Spatio-temporal models to determine association between Campylobacter cases and environment

Sanderson, Roy, Maas, James, Blain, Alasdair, Gorton, Russell, Ward, Jessica, O'Brien, Sarah, Hunter, Paul and Rushton, Stephen (2018) Spatio-temporal models to determine association between Campylobacter cases and environment. International Journal of Epidemiology, 47 (1). 202–216. ISSN 0300-5771

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Abstract

Background: Campylobacteriosis is a major cause of gastroenteritis in the UK, and although 70% of cases are associated with food sources, the remainder are probably associated with wider environmental exposure. Methods: In order to investigate wider environmental transmission, we conducted a spatio-temporal analysis of the association of human cases of Campylobacter in the Tyne catchment with weather, climate, hydrology and land use. A hydrological model was used to predict surface-water flow in the Tyne catchment over 5 years. We analysed associations between population-adjusted Campylobacter case rate and environmental factors hypothesised to be important in disease using a two stage modelling framework. First, we investigated associations between temporal variation in case rate in relation to surface-water flow, temperature, evapotranspiration and rainfall using linear mixed-effects models. Second, we used the random effects for the first model to quantify how spatial variation in static landscape features of soil and land use impacted on the likely differences between subcatchment associations of case rate with the temporal variables.  Results: Population-adjusted Campylobacter case rates were associated with periods of high predicted surface-water flow, and during above average temperatures. Subcatchments with cattle on stagnogley soils, and to a lesser extent sheep plus cattle grazing, had higher Campylobacter case rates.  Conclusions: Areas of stagnogley soils with mixed livestock grazing may be more vulnerable to both Campylobacter spread and exposure during periods of high rainfall, with resultant increased risk of human cases of the disease.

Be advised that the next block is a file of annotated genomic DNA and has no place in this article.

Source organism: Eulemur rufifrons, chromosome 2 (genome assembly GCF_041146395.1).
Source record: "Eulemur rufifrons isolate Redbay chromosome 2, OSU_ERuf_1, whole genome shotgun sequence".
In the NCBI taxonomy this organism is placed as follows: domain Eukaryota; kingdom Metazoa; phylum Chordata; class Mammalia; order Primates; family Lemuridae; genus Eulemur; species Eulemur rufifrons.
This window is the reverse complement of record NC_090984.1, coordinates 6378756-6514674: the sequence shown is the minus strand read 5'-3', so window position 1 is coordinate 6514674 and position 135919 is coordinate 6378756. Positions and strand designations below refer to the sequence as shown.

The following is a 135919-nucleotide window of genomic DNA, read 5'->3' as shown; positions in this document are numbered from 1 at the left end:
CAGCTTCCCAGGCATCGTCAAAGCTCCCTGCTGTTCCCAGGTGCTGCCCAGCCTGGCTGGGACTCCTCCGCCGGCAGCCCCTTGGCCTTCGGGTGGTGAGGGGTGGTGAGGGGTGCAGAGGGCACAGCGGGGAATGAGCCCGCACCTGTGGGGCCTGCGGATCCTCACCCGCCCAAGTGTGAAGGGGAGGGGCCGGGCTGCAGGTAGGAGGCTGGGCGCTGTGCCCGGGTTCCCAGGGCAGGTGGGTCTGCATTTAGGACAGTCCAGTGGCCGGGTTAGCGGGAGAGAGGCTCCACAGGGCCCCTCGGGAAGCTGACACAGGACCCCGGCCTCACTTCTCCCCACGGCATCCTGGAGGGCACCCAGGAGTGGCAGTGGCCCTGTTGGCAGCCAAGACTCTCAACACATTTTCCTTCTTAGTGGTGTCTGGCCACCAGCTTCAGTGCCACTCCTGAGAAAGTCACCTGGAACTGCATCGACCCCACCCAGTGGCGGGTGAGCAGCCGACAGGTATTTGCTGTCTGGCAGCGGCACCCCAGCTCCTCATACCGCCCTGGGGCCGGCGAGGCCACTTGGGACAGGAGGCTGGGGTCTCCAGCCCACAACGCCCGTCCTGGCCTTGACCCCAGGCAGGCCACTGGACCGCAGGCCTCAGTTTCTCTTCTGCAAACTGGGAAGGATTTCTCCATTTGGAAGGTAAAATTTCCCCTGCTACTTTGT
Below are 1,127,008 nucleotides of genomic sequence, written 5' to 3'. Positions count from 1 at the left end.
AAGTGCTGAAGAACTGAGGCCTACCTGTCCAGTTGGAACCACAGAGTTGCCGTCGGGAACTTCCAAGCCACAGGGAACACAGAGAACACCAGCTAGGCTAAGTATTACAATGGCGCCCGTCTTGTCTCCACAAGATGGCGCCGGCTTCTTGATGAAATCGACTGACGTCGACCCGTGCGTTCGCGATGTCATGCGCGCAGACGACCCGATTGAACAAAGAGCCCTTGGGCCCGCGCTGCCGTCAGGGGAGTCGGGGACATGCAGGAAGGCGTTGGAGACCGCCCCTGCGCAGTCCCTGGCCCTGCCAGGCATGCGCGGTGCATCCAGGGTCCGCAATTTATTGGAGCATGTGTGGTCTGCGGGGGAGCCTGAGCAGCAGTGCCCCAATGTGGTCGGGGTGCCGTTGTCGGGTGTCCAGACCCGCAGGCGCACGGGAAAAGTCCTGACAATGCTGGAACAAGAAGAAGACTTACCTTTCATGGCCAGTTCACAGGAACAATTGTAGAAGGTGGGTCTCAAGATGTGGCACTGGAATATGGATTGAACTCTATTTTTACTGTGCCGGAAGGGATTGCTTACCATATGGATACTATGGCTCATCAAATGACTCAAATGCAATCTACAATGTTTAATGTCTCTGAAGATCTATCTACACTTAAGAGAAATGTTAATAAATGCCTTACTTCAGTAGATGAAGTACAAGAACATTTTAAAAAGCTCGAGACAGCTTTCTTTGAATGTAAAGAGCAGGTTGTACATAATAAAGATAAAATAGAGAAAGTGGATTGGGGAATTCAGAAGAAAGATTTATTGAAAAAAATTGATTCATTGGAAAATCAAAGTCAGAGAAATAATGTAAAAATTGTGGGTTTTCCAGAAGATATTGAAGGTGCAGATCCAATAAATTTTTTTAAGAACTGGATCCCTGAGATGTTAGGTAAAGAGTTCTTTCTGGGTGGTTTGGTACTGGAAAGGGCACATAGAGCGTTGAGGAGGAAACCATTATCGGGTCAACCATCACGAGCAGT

Item Type: Article
Uncontrolled Keywords: campylobacter,hydrology,livestock,rainfall,soils
Faculty \ School: Faculty of Medicine and Health Sciences > Norwich Medical School
Depositing User: Pure Connector
Date Deposited: 17 Oct 2017 05:05
Last Modified: 02 Aug 2020 23:43
URI: https://ueaeprints.uea.ac.uk/id/eprint/65148
DOI: 10.1093/ije/dyx217

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